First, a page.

Weekend Preview: Tennessee

No. 6 LSU and Tennessee meet this weekend for the first time in three seasons. As the season starts to wind down, both teams will battle for postseason positioning.

It's been almost three years since LSU and Tennessee last met on a diamond — an eternity in baseball time.

No player on the Tigers' current roster was on the team during that meeting in 2011. The Vols even have a different coach, but they do have two pitchers that appeared in that series finale, a 15-5 victory for LSU.


GAME 1: Friday, 7 p.m. (No TV)
LSU - RHP Aaron Nola (7-1, 0.88)
UT - RHP Peter Lenstrohm (1-1, 2.13)

GAME 2: Saturday, 6:30 p.m. (Cox Sports)
LSU - LHP Jared Poché (6-3, 2.59)
UT - LHP Andy Cox (3-1, 1.62)

GAME 3: Sunday, Noon (No TV)
UT - RHP Nick Williams (4-4, 3.54)
So while SEC series typically feature battles between teams familiar with each other, this weekend's three-game set between No. 6 LSU (31-10-1, 10-7-1 SEC) and Tennessee (25-14, 7-11) has each team going in blind.

"They have to prepare the same way because they haven't seen our guys," said LSU coach Paul Mainieri. "It seems like forever since we last played Tennessee…It'll be a unique environment because you usually have so much familiarity with your opponent. But it's going to be the same for both teams."

LSU comes into this weekend with a lot of confidence after a 14-hit effort Tuesday against Tulane and three straight SEC series victories. For a team that's struggled offensively at points throughout the year, Mainieri's optimistic his team's finally found its stride at the plate.

"We're at that time of year where guys have a lot of at-bets under their belt, the weather's warming up a bit, confidence continues to grow," Mainieri said. "I'd be surprised if we don't have good quality at-bats."

Many also hope the recent lineup changes contribute to a steady offensive resurgence. Andrew Stevenson has moved into the leadoff spot for each of the last two games, and Mainieri said that move is as "permanent as the next game." Former leadoff man Sean McMullen, who leads the team in runs driven in, has dropped into a more RBI-friendly position in the batting order.

"I feel completely indifferent about where coach puts me," McMullen said. "It doesn't really matter once the game gets going, but I did notice that last game I came up almost every at-bat in an RBI-situation, so I love that."

As for the pitching staff, LSU lists "TBA" as the Sunday starter for the sixth consecutive weekend. That spot in the rotation has been a revolving door of sorts, but Mainieri does have a primary option to fill it.

If Alden Cartwright isn't needed out of the bullpen Friday or Saturday, he'll be the guy LSU turns to on Saturday. He threw four scoreless last weekend against Ole Miss, his first career SEC start.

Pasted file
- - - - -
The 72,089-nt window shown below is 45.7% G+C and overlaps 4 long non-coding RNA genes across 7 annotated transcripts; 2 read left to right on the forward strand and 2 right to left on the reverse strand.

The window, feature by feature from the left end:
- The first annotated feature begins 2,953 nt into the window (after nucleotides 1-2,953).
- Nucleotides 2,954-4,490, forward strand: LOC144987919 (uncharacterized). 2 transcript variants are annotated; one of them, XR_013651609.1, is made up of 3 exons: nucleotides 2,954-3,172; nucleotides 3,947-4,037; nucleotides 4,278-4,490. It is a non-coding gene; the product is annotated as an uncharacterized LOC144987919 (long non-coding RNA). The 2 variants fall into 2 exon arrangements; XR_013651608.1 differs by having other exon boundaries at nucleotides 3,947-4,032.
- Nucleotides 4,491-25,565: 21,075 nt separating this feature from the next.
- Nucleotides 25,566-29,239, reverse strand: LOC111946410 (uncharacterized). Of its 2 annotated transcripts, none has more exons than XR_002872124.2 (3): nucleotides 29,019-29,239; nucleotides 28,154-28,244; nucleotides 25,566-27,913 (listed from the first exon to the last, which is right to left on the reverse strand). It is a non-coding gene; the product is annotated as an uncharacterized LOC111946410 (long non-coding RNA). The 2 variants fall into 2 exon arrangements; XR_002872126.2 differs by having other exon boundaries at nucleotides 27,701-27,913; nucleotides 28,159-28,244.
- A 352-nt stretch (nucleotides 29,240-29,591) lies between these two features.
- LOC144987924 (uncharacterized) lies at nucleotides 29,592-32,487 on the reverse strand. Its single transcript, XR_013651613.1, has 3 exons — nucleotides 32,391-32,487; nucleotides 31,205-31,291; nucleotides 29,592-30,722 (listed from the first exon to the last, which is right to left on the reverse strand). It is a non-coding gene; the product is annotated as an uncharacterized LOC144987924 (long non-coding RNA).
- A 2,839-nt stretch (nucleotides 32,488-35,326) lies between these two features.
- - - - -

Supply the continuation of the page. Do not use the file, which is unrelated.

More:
"Whatever it takes to win, if it's on Friday or Saturday, it doesn't matter to me," Cartwright said. "I just want to do whatever I can to do help the team win, and if that means throwing Sunday then it means throwing Sunday."



Tennessee was one of the big stories during the early season, rolling out to a 15-1 record in the non-conference slate. The Vols have come back down to Earth since the start of SEC play though.

Tennessee has won only two of its six conference series this season, including losses in each of its last two against Georgia and Alabama. At 7-11 in the conference, the Vols rank sixth in the SEC East and are in desperate need of a strong finish to the year to bolster their postseason resume.


Tennessee will take an interesting approach to its pitching staff this weekend. Junior Pete Lenstrohm will make his first career start Friday, and sophomore Andy Cox will make his third on Saturday. Senior Nick Williams has been a mainstay in the weekend rotation, and he'll pitch Sunday, but don't expect any of the three to go deep into the game.

The Vols plan to use multiple pitchers each day, with Kyle Serrano, Hunter Martin and Bret Marks the next relievers on deck in each contest. The pitching shakeup comes as Tennessee has surrendered 44 hits and 30 runs in its last four conference games.

Relying on relievers seems to be the key, as the bullpen has a combined 2.52 ERA this season while starters come in at 4.24. The prospect of facing several different pitchers each game will require the Tigers to focus solely on their plate approach, moreso than the scouting report.

"Sometimes great stories happen when kids like that get their chance to show what they're made of," McMullen said. "I know they'll go out there and do their best, and we have to do everything we can to capitalize."


Tennessee ranks in the middle of the conference with a .280 combined team batting average this season. That stat falls though when only SEC games are taken into consideration, as the Vols are hitting just .252 in conference action. Only one regular starter, Christin Stewart, has a batting average above .300 in SEC (.347), while Will Maddox (.299 in SEC) and Nick Senzel (.286 in SEC) have batting averages above .300 for the season.


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